Most environmental planners and (in California) CEQA experts have heard the phrase “mitigate or litigate” during their professional careers.  While clever and a bit flippant, there is a lot of truth to this little timeworn rhyme. Ill-conceived and poorly executed mitigation is arguably one of the leading causes of environmental grief (legally and financially) for developers and other business entities. It is clear that environmental documents that underestimate or ignore impacts – and consequently undersize mitigation – are vulnerable to legal challenge.  It is also true that mitigation “overkill” and mitigation that is ill-timed, vague or general in nature can be equally debilitating to the health of a project in terms of time and money.

Provided below are four basic tenets for developing practical, implementable and effective mitigation. Upon reflection, these tenets may seem to be self-evident, even obvious. However, in my experience, these fundamentals are often overlooked or ignored in the development of environmental mitigation.


Mitigation Must Be Specific

Good mitigation plans, strategies and measures identify the specific impacts that they are designed to reduce.  Some types of impacts lend themselves easily to quantification and measurement. For example, the effectiveness of measures designed to achieve a fixed level of traffic flow, reduce tons of carbon emissions, or limit noise generation to a maximum decibel level can be easily determined. On the other hand, the use of generalities must be avoided. An example of this is “minimize air pollution.”  This cannot be verified because it is subjective and cannot be measured. Similarly, “work with the applicant to maximize open space conservation” is less to the point than “dedicate a minimum of 10 acres of open space for conservation purposes” which specifies an unambiguous target.  Specificity with respect to what is to be achieved is essential to any good mitigation program.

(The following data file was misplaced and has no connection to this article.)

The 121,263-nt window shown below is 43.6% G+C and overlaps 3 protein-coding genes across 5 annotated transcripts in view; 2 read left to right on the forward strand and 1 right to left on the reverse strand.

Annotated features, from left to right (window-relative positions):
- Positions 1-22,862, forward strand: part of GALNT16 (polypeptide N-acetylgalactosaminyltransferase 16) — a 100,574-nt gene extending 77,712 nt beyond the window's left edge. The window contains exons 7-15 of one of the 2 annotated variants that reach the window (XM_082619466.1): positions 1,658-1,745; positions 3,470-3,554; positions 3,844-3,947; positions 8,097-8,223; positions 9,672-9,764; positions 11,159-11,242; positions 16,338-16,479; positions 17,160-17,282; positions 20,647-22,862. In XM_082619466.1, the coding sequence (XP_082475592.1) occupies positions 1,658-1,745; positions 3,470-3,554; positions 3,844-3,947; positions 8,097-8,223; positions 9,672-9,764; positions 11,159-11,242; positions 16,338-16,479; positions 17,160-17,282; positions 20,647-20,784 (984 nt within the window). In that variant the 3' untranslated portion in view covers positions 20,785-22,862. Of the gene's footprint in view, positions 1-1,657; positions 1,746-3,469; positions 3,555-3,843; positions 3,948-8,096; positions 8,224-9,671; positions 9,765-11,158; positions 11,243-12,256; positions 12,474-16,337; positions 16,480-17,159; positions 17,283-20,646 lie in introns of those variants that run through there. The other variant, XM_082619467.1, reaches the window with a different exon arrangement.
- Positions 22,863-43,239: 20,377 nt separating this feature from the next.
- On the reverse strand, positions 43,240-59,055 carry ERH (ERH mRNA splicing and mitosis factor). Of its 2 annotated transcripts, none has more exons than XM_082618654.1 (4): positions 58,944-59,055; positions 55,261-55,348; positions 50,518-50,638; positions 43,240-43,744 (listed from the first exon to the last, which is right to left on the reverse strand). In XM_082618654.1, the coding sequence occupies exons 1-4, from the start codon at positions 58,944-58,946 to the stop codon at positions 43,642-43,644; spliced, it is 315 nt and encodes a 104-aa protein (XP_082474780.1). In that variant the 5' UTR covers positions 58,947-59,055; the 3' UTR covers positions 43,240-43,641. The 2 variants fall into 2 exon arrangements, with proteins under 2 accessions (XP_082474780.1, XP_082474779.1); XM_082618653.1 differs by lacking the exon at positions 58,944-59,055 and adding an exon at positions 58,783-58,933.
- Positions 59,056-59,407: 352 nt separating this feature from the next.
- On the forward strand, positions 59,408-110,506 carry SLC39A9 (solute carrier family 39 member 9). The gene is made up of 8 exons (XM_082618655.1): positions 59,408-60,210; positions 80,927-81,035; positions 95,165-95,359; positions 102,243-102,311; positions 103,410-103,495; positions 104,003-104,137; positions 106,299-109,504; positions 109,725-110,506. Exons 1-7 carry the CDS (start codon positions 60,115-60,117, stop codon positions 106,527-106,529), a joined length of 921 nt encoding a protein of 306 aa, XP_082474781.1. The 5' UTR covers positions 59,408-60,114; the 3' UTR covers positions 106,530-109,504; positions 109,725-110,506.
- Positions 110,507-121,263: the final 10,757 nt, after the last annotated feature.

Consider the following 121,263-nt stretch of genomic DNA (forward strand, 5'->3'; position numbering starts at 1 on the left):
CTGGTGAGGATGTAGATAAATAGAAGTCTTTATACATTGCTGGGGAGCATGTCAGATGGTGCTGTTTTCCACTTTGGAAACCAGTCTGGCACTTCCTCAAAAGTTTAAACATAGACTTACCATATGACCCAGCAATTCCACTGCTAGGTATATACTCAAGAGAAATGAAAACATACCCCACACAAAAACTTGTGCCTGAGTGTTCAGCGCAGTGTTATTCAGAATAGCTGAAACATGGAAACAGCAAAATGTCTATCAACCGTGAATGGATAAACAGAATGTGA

Mitigation Language Must Be Clear

Closely tied to the need for specificity is the need for clarity. The language used in crafting mitigation needs to be clear, logical and free of jargon related to a particular technical discipline.  Although there may be a high degree of technical complexity in the analysis provided for environmental documents, they are often intended to provide public disclosure information – this is especially true in the United States and California in particular.  It is therefore important that general members of the public (and unfortunately sometimes judges) who may not be versed in the terminology and nuances of particular technical disciplines can understand the intent, purpose and objective of a given mitigation measure or plan.

In addition, since a mitigation measure is essentially a requirement that will need to be satisfied as part of the implementation and development of a given project, the language used must be directive in nature.  The use of the permissive “should” is to be avoided and the mandatory “shall” used in its place. Mushy verbiage such as “encourage” or qualifiers such as “where practical” used in describing potential actions will also leave the reader puzzled as to what a given measure is really intended to do.

However, if the objective is to be vague and non-committal, try using phrasing like this –